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It probably would have been preferable if Keynan Parker could have walked into the meeting room of the BC Lions like every other rookie, just trying to fit in on his first day at work, but the newest member of the CFL team had no chance.
It’s a little tough to escape notoriety when there happens to be a picture of your dad on one of the walls, immortalized as one of the greatest pass-rushers in Lions history.
James (Quick) Parker, who had 26.5 sacks in 1984 with the Lions and set a league record that has survived challenges from Cam Wake and every other CFL defensive lineman for the last 29 years, had not yet become a father to the son who hopes to continue a family tradition at the Surrey facility.
Nonetheless, the next generation of players who have been glancing at Parker’s picture in meetings daily didn’t have to be told about his son’s upbringing when he arrived Tuesday.
It means there’s more than the obvious challenge for Parker of trying to find his way eventually into the defensive secondary and on special teams of the Lions.
Parker’s fledgling career has already had a setback familiar to all but a few Canadian college draft picks. A sixth-round pick in 2012, the rookie was cut Sunday by the Montreal Alouettes, not able to beat out unrelated namesake Byron Parker among others after only three weeks of his first pro camp. Getting cut was nothing to Keynan’s dad, though. The most dangerous BC rush end of his day was cut four times, counting his time with the Lions and Edmonton, and as his son pointed out, things ended rather well.
“He got cut and ended up going to the Hall of Fame,” Kenyan said. “I am probably going to have a few bumps. I know success isn’t going to come my way immediately, but I know if I keep working, I feel it’ll happen for me.”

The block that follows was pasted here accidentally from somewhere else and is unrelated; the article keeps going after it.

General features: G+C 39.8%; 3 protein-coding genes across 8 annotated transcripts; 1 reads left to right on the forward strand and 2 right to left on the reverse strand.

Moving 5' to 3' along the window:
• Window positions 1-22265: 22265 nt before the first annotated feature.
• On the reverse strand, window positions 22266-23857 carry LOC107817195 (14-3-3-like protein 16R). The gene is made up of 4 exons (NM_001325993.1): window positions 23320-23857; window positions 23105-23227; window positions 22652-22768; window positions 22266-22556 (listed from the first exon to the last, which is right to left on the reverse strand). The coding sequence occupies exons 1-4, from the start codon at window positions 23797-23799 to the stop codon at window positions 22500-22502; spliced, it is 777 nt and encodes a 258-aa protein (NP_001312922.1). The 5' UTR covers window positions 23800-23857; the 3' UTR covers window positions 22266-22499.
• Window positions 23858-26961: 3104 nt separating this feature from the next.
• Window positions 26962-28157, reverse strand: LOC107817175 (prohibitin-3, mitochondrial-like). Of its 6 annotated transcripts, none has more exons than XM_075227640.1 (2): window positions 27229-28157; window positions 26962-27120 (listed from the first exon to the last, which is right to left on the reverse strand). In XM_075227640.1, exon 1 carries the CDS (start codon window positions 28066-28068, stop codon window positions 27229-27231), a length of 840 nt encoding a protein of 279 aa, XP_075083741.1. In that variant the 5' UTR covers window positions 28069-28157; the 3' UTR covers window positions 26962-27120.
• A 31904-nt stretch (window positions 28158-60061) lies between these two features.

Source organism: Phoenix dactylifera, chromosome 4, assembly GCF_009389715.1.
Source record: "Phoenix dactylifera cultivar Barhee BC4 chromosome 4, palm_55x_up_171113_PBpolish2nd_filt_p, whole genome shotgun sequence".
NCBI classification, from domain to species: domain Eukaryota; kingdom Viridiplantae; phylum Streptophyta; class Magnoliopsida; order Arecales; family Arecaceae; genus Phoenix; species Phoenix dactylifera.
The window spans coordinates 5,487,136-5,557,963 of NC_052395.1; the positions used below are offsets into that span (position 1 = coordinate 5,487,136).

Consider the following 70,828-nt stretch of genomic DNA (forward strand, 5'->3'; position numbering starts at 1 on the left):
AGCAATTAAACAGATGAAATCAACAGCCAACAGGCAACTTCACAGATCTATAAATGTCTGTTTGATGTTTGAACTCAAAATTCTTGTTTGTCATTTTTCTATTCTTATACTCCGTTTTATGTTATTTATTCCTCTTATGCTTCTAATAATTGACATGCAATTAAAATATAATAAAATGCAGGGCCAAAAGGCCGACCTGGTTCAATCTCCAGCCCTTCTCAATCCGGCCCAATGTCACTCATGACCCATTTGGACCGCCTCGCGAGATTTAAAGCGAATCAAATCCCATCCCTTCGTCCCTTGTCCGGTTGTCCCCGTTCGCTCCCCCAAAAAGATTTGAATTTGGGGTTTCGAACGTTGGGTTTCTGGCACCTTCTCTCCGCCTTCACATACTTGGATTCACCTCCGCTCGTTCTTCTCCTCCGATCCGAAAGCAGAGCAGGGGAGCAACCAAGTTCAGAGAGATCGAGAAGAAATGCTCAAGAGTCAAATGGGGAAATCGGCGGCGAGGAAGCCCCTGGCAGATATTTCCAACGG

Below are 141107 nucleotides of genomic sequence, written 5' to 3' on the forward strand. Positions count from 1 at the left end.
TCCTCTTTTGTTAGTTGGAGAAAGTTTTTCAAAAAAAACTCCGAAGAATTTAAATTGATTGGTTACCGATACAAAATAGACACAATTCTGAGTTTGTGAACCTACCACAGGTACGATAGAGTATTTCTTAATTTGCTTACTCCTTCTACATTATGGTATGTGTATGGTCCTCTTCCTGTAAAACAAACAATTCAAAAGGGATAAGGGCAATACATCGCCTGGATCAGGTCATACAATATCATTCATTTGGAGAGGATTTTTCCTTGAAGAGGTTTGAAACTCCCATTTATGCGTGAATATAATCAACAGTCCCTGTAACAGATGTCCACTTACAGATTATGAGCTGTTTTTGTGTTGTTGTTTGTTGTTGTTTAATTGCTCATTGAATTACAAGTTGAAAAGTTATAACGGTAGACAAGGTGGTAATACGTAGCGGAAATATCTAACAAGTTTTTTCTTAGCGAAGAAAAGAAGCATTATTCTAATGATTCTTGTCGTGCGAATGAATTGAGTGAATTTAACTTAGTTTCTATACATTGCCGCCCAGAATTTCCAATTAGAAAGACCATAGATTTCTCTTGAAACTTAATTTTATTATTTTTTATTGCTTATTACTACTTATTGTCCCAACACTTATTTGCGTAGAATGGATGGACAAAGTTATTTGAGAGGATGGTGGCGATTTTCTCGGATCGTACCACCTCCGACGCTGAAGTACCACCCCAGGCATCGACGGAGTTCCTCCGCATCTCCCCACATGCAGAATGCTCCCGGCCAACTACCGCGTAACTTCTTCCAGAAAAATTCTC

And it’ll undoubtedly happen faster now that the idea of playing on both sides of the ball has been finally put to rest.
He was a sprinter in high school at St. Thomas More, and was a dominant running back there, too. A 2008 member of The Province’s Head of the Class, Parker thought he could be a two-way player at Oregon State and also when he transferred last year to SFU.
“At first, I was thinking about it too much. You got to put it aside,” he said. “I got to the realization I’m a defensive player. By the fifth game (last year at SFU), I sunk my teeth into it and haven’t looked back.”
Parker’s speed as a former BC high school 100-and 200-metre champion continues to tease teams like the Als, who searched for ways to keep the New Westminster product even after cutting him last weekend.
It’s the 5-foot-11, 183-pound size of the Lions newcomer which will pose an issue, though what Parker may lack in stature was replaced by his aggressiveness at first glance.
“I haven’t had much time to evaluate him, but he was competing, getting up in the face of the starters,” said coach Mike Benevides, who may finally have landed an STM product missed by the Lions previously when they didn’t draft Jon Cornish or Calvin McCarty.
“He’s got some length.” He’s also got a bit of time. Parker won’t be added to the practice roster until next week, and if there’s any signs of progress, he’ll be groomed to possibly move in at safety, where the Lions have committed to a non-import yet haven’t developed options to starter J.R. LaRose.
But the Lions say they will evaluate Parker on his own merit and avoid the temptation of making comparisons along family bloodlines, which is a good thing for a player who has spent way more time in four-down football than what he must now learn.
It still won’t stop the family questions from new teammates though.
“I walk in and (teammates) are like, ‘you’re Quick’s son,’ ” Quick Junior said. “Everybody was already on me.”
More questions are inevitable as long as his dad’s terrorizing presence continues to be visible.